The last time I went to casualty was to the Royal Berkshire Hospital in Reading. I sat there for five hours with a fractured metatarsal before storming off home.
I had done something to my foot in karate and it had been very sore for three weeks. This time, I was fed up enough with this injury that I decided to go to casualty after work today.
At the casualty reception, I was asked for my details and for information about my injury. The nurse filled in a duplicate form and I was told to wait. The form had ‘Deaf, please shout’ written across the top. Grrr.
I waited and waited. And waited. People came and went. It was bedlam. This foreign lady sat next to me and started telling me all about her pet dog and how it would alert her to the phone and doorbell. She explained she had too much wax in her ears, she’d had it removed, and is still deaf. She wanted to know how my Hearing Dog worked for me, and why I was deaf. All in a voice loud enough to ensure everyone else in the waiting room could hear her. Her daughter then sat next to us and explained her mother is deaf and so on and so forth. Oh joy.
Smudge started getting very agitated, and these two ladies kept offering to go to Sainsbury’s and get him some dog food. No, no, he’s fine I said. The mother went to reception and came back with a biscuit for Smudge. Gawd. The conversation carried on, revolving around the mother’s inability to hear and didn’t Smudge want another biscuit?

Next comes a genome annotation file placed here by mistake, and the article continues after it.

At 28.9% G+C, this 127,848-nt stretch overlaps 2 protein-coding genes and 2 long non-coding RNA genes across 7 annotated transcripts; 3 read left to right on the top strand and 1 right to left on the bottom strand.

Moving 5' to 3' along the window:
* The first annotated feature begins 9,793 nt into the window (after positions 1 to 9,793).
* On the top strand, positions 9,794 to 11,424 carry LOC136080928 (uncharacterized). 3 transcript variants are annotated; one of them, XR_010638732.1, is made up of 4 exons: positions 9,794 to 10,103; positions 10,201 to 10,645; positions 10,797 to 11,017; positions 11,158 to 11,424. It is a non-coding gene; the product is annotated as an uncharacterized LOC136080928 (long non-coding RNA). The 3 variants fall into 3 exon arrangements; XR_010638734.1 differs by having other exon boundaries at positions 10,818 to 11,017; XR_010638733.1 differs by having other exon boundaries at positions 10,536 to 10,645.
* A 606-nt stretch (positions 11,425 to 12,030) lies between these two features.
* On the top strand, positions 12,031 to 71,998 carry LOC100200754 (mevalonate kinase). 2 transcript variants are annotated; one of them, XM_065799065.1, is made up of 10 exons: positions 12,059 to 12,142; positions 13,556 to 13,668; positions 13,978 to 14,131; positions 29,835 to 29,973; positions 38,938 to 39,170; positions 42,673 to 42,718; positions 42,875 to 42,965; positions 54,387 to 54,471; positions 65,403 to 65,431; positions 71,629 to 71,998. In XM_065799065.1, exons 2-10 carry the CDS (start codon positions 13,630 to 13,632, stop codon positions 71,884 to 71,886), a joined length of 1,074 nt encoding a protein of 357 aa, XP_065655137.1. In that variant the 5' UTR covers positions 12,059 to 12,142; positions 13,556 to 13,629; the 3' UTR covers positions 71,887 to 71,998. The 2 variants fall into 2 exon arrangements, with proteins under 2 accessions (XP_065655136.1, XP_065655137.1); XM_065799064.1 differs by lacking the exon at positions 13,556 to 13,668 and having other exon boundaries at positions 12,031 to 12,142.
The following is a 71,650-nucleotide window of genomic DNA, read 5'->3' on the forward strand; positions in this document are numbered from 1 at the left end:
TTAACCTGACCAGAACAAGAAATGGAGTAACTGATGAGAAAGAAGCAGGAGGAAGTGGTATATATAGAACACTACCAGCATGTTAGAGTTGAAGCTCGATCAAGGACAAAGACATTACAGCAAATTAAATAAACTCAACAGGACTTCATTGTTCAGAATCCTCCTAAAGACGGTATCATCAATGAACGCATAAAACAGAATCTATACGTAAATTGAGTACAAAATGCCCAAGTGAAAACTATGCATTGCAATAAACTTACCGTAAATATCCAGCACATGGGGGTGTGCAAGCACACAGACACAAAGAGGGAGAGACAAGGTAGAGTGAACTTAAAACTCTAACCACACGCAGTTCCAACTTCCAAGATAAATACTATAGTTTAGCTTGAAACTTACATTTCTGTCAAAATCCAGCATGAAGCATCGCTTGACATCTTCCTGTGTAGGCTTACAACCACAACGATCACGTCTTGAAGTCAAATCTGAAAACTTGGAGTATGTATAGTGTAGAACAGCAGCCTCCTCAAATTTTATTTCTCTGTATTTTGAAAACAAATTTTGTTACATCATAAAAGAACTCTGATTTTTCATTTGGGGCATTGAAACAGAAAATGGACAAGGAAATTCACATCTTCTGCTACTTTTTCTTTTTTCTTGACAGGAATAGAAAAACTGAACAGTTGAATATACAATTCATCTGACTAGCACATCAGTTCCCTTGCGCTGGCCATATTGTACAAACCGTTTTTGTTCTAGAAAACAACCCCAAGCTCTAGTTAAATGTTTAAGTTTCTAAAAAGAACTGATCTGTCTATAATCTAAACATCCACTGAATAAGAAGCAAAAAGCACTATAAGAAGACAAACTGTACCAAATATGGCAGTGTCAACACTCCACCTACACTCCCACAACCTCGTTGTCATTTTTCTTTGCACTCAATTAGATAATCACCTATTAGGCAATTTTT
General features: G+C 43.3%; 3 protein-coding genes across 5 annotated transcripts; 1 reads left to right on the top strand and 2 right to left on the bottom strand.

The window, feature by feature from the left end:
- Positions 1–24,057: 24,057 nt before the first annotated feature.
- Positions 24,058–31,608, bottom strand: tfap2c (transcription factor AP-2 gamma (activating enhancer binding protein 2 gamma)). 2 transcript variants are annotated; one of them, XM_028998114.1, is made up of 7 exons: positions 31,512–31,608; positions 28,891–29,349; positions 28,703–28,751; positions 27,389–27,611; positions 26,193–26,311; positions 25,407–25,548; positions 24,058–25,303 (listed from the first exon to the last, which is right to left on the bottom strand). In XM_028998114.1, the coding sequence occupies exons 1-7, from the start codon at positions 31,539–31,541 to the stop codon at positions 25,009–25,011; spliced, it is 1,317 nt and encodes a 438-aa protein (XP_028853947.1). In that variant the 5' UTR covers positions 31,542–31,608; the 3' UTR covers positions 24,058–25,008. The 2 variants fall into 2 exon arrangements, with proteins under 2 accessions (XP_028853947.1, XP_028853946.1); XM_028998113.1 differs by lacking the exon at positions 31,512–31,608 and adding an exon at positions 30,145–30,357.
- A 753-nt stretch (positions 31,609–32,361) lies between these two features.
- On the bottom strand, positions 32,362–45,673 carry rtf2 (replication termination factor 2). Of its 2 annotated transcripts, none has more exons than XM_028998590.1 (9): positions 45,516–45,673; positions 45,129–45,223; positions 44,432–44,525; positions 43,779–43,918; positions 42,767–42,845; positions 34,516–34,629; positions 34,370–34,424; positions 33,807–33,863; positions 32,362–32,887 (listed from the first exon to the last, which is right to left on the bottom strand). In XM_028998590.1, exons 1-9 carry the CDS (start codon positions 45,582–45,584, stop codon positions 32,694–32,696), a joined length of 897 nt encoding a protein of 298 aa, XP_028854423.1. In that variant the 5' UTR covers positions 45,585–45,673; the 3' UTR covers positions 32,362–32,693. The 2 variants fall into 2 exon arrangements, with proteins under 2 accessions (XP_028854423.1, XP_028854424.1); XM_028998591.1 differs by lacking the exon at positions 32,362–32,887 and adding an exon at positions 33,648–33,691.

Three hours later, I had almost lost the will to live. I was so tired from the incessant din in the waiting room, from the constant concentration on people so I could turn around every time someone came into the waiting room, so that I wouldn’t miss a doctor or nurse that entered, and trying to lipread every nurse / doctor in the hope that I would catch my name when they called it out.
I went to reception and asked if I had missed my name being called out. No…. I was supposed to hand the form in to reception, who had given me the form in the first place! Ack! They asked for my address and told me to wait. Half an hour later, a doctor called me in and I was out in five minutes – it’s a sprain that will take weeks to heal as I walk so much every day. There’s not much you can do when you’ve got a working dog!
I was NOT happy at the service I got. Reasonable adjustments for deaf people doesn’t mean writing ‘Deaf, please shout’ on the form and not giving clear instructions!
As a friend says, you wouldn’t offer a blind person a torch, so don’t offer to shout for a deaf one. Speaking normally will be fine, just make sure you’re facing me!